Heidi Strand of Blue Door Consulting in Oshkosh will lead EAA Marketing on an interim basis while EAA completes a search for a Vice President of Marketing. Strand will lead EAA’s brand and marketing capabilities and also be responsible for EAA digital media properties and strategy.

Vice President, AirVenture. This newly created role will lead the world’s premier aviation event to continued growth and importance as the preeminent general aviation marketplace.

“Much thought and collaboration has been invested in the reshaping process to make EAA a stronger organization, better equipped to lead aviation and welcome the next generation of aviators,” Hightower said.

Update 5:29 p.m. RVer Chad Jensen, homebuilt community manager, moves to senior leadership position.

Update 5:47 p.m. More names of the departed leaking out: Steve Buss (Young Eagles and Chapter relations), Ron Wagner, Sue Lurvey, Adam Smith.

Update 5:51 p.m. Adam Smith, AirVenture manager and VP resigned.

Update 7:13 p.m. Also out: Jim Koepnick of EAA photo, Rob McAllister of EAA video. There is still video/photo capability Jim Soyk, still on staff.

Sunday, January 8, 2012

Starved and Exhausted: Why can't pilots manage fuel?

There's really no excuse that I can think of for running out of fuel other than either willful stupidity or the passive kind. My flying buddy was surprised the other day when he pulled his flying club's Arrow out of the hangar and discovered a right fuel tank run almost completely dry. How do you miss that? Wouldn't you at some point wonder why you were rolling in so much control out put to keep the heavy wing from dropping.

True, whoever ran it dry had another tank to count on once the big fan in the front stopped turning, but the event is an example of fuel mismanagement or, more accurately, no management at all.

The Australian Transport Safety Bureau today issued "Starved and Exhausted," a report on the number of fuel starvation incidents in that country, which obviously has plenty of application here. Stupidity knows no boundaries. (Here's the pdf of the report)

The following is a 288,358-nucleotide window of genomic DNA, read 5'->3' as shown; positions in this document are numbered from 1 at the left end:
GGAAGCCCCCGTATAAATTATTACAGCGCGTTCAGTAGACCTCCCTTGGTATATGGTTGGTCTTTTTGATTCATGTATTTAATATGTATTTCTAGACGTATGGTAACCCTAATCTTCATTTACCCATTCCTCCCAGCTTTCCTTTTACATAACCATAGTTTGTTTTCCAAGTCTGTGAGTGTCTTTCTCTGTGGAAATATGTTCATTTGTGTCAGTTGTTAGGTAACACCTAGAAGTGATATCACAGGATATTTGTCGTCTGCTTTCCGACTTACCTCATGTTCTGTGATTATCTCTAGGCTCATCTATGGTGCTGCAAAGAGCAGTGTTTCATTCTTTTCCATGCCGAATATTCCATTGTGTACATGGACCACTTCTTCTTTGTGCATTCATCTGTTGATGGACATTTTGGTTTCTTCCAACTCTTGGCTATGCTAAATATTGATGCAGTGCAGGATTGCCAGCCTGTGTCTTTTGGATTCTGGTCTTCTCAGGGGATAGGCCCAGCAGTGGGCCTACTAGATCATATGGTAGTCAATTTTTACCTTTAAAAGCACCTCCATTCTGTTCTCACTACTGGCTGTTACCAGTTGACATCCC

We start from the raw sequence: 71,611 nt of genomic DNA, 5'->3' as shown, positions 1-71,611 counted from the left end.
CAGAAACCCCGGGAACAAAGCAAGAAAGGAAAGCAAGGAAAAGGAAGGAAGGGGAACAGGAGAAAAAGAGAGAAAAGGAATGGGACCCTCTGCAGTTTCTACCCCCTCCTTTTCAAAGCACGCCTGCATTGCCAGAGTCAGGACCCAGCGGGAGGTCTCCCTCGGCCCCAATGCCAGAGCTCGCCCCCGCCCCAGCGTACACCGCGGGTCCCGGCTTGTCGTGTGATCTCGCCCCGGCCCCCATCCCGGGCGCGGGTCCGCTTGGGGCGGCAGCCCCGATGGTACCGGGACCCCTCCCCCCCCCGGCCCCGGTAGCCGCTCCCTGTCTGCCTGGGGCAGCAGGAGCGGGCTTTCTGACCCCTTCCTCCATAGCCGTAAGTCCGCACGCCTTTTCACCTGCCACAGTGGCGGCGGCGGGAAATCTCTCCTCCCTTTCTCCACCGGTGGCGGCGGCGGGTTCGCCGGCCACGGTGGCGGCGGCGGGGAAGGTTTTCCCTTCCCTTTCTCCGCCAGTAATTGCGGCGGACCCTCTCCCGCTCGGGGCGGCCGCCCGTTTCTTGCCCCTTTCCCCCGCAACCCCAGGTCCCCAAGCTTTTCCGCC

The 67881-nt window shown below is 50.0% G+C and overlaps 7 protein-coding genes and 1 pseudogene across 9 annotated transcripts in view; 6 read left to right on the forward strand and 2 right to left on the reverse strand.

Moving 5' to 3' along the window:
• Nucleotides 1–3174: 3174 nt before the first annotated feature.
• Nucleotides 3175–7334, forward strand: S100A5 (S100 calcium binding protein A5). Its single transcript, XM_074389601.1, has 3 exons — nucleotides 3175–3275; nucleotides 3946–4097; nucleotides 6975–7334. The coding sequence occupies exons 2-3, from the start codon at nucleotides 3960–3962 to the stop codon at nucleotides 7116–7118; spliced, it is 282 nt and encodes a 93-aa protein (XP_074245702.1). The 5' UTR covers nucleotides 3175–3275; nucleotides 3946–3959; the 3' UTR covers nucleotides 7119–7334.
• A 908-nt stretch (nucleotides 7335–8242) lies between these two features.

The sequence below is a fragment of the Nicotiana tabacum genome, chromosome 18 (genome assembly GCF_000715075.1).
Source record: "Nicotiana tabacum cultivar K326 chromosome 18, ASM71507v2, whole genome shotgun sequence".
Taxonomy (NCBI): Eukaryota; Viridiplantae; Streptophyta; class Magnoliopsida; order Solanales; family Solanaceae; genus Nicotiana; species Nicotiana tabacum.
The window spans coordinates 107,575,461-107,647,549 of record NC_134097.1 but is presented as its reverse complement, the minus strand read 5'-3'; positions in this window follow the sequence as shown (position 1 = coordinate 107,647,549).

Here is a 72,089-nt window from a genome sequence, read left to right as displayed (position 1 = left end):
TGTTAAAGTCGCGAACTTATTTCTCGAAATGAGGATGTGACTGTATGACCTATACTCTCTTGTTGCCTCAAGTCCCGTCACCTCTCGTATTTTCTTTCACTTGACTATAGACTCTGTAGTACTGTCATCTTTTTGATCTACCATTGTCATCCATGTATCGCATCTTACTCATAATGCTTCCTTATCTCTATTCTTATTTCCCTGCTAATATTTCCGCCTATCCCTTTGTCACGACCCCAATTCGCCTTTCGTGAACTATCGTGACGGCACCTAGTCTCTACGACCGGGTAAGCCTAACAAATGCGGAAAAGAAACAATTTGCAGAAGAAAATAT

The report documents several common problems by citing several individual cases. Coincidentally, this one rings a bell:

These occurrences are sometimes referred to as ‘finger-troubles’, on the basis that a pilot did not ‘use his/her fingers’ to select the tank with more fuel remaining. It is probably more helpful to look at why the pilot did not make that selection in the first place.

The simpler an aircraft’s fuel system, the easier it is to avoid selecting the wrong tank. A Cessna 150, with a separate fuel tank in each wing, has a very simple fuel selection, either ‘off’ or ‘on’. Although the Cessna 172 and 182 have a similar fuel system, the fuel selector has four selections; ‘off’, ‘both’ wing tanks at the same time, or either wing tank. In contrast, the Piper single engine training fleet all have separate wing tanks, but only one tank can be selected at any one time.

Once a selection of tanks is available, there is a greater chance of selecting the empty one, and the greater the number of tanks, the greater the chance of a mistake. The risks are increased when pilots forget to change tanks during the cruise when workload is lower, or when pilots forget to select the appropriate tank prior to the approach to land. Although tank selection for approach and landing is often specified in the aircraft flight manual, following this procedure will only be successful if the pilot has also ensured that there is sufficient fuel in the required tank for landing.

These risks are best managed by the strict application of a standard procedure, fuel logs and checklists. If a pilot is disciplined in always writing down a tank change with the time of the change, then any doubt about whether a tank was changed can be checked against the fuel log. If a tank change had been forgotten, then there will be enough information available to work out how to rebalance the fuel quantities. The use of a fuel log is discussed in the next case study.

Wednesday, January 4, 2012

The RV paperweight

I "finished" N614EF after a more-than-10-year construction over the weekend. And I sat down to figure out how to finance getting it into the air, only to realize -- again -- I can't. So there it sits, ready to be inspected, and presumably ready to fly. But the sales tax, insurance, and transition training costs are -- for now -- insurmountable, especially since my wife's unemployment started yesterday and who knows how long that will last. I also badly timed getting an estate plan put together which comes with a $4,000 legal bill. D'oh!

In the meantime, though, I'm buoyed by the RVers who produce great videos.

Like this one:

(h/t: Fun Places to Fly)